The UN’s first climate conference took place in 1992 in Rio de Janeiro, and in the intervening decades we have had a series of global meetings and countless assessments and studies. Annual climate change conferences began in 1995 (in Berlin) and included much publicized gatherings in Kyoto (1997, with its completely ineffective agreement), Marrakech (2001), Bali (2007), Cancun (2010), Lima (2014), and Paris (2015).
In Paris, about 50,000 people flew to the French capital to attend yet another conference at which they were to strike, we were assured, a “landmark” — and also “ambitious” and “unprecedented” — agreement. Yet the Paris Agreement did not codify any specific reduction targets by the world’s largest emitters. And even if all voluntary non-binding pledges were honored (something utterly improbable), the Paris accord would still result in a 50 percent increase of emissions by 2030.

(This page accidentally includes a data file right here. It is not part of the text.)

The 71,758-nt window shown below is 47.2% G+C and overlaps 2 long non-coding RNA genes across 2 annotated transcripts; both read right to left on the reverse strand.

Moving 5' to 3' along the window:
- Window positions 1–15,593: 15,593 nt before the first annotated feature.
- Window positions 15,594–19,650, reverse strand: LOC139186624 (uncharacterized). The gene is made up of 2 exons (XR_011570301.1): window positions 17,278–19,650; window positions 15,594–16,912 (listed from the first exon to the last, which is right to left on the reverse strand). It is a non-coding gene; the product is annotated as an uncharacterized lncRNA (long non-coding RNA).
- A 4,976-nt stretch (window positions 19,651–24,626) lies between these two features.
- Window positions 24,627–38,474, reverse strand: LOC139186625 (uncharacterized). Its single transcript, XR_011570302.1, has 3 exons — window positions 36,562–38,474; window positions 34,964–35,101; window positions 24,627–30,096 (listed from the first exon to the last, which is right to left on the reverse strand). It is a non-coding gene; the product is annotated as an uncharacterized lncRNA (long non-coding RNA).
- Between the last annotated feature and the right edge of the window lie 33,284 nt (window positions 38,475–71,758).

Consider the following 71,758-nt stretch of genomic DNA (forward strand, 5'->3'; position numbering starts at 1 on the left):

So what have we done to avert, or to reverse, global warming in the three decades since Rio?
The data are clear: Between 1989 and 2019, we increased global anthropogenic greenhouse gas emissions by about 67 percent. Affluent countries like the United States, Canada, Japan, Australia, and those in the European Union — whose per capita energy use was very high three decades ago — did reduce their emissions, but only by about 4 percent. Meanwhile, Indian greenhouse gas emissions increased 4.3 times, and Chinese emissions rose about 4.8 times. Atmospheric CO2 levels, which for centuries fluctuated narrowly at close to 270 parts per million (ppm), …